I’ve never been able to dress myself.
I know the singsong directions about which limb goes in which hole, that the tag goes on the inside of your shirt, and all those other Puritan rules. I get it, okay. But when people talking about clothing as an extension of power, of a critical element of self-expression, they lose me.
All because I’m the continued victim of dress code.
My scientific ally, Wikipedia, assures me that these rules are present in all societies — “built in rules or signals indicating the message being given by a person’s clothing and how it is worn.” A wise definition, anonymous updater. Yet for the majority of my life, clothing has been used as a personality bandit rather than re-enforcer: signifying that, well, my dress doesn’t reflect my supposedly glowing inner self.
At least that was the idea.
Before I entered the wonderfully open environment of Iowa City, I was for 13 years confined to Catholic school hallways. The experience wasn’t horrible, which is disappointing — traumatic Catholic school stories are an easy road to icebreaking sympathy. And despite the potentially sexy image of myself in a plaid uniform, we didn’t have those either.
And so, my dress for 13 years: khaki or black dress pants, topped by a usually plain polo shirt (sweaters required the polo underneath; nerdy always). Our not-quite-uniforms kept us in dress code purgatory — neither as boring and safe as those of old, but not as free as our supposedly anarchic public school contemporaries. Oh, we had precious jean days where we were let loose from the shackles of the non-denim, but after years of regularity, even my days off were bland.
Forays into trends were comically misguided. I had one overlarge Tommy Hilfiger shirt that likely wasn’t even legit (a factory outlet? Really parents?) and one later outfit combining JNCO Jeans with ever-so-spiffy “Yo Quiero Taco Bell” T-shirt. I ended up adopting the thrift store technique a few years before that became trendy too – thus always being on the unfortunate outside. High school was filled with too big hand-me-downs that I wore for years on end (baggy was cool maybe?). And by the time I got to college? I didn’t even own a pair of jeans. I probably had four T-shirts, all giveaways.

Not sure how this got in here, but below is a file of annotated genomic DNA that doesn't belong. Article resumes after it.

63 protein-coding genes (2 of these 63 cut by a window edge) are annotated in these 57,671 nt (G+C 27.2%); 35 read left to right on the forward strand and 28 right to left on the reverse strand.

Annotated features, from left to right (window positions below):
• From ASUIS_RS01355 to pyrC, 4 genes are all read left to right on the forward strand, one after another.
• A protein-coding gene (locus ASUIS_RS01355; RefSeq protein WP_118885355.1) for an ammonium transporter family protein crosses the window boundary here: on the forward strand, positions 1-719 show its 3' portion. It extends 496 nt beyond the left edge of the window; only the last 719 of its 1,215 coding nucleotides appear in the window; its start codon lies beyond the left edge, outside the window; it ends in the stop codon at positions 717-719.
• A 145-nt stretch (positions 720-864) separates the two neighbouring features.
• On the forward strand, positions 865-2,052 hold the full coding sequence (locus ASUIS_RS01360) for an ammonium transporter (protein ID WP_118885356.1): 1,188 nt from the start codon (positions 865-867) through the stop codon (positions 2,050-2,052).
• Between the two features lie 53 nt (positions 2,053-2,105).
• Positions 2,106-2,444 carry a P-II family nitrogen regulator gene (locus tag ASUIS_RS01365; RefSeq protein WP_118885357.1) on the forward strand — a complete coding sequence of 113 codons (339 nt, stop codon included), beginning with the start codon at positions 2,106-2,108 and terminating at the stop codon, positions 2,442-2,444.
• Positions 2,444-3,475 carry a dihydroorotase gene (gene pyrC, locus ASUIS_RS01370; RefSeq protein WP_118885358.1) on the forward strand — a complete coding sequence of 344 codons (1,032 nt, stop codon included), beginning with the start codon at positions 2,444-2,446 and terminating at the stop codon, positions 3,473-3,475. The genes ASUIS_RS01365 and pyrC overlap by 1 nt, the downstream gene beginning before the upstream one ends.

Fast-forward five years. I’m out of school, back into the job world. I gradually developed a bland if socially acceptable sense of style — a blend of trendiness and solid colors, all designed to fit well (I think). Yet now, again, insert the dreaded word: dress code. A symptom of the professional world. An inevitability.
So imagine my disappointed dread when my current job posted an updated dress code, essentially asking for the same drab attire as my pre-college days. And be disappointed, too, about my imagined future in any field save adventure journalism (which I likely just made up) – which will surely ask for an ill-fitting suit and pre-tied tie (I purposefully never learned how to knot one) on a formal whim.
Maybe these are just the complaints of a spoiled American individualist; maybe there’s room for gender-infused criticism about how I have it easy. I’ll accept both. But after years of being girlfriend-subjected to fashion TV shows and arguments, schooled by suited-up colleagues in my unfortunate mock trial stint, and currently bombarded by inane exclamations that Michelle Obama is “rewriting the rules” — perhaps it’s appropriate to mourn the inevitable: We’re stuck.
Pick a decade and gender and social class. Pick interests and friend circles. Pick geography, pick genetics. Dress follows. Perhaps there’s some quasi-activist statement to drop about being paper dolls, but I’m not feeling nearly snippy enough. All I’d ask is that whomever demands the code come over each morning and dress me themselves. I won’t make it weird; it’s the least you can do.
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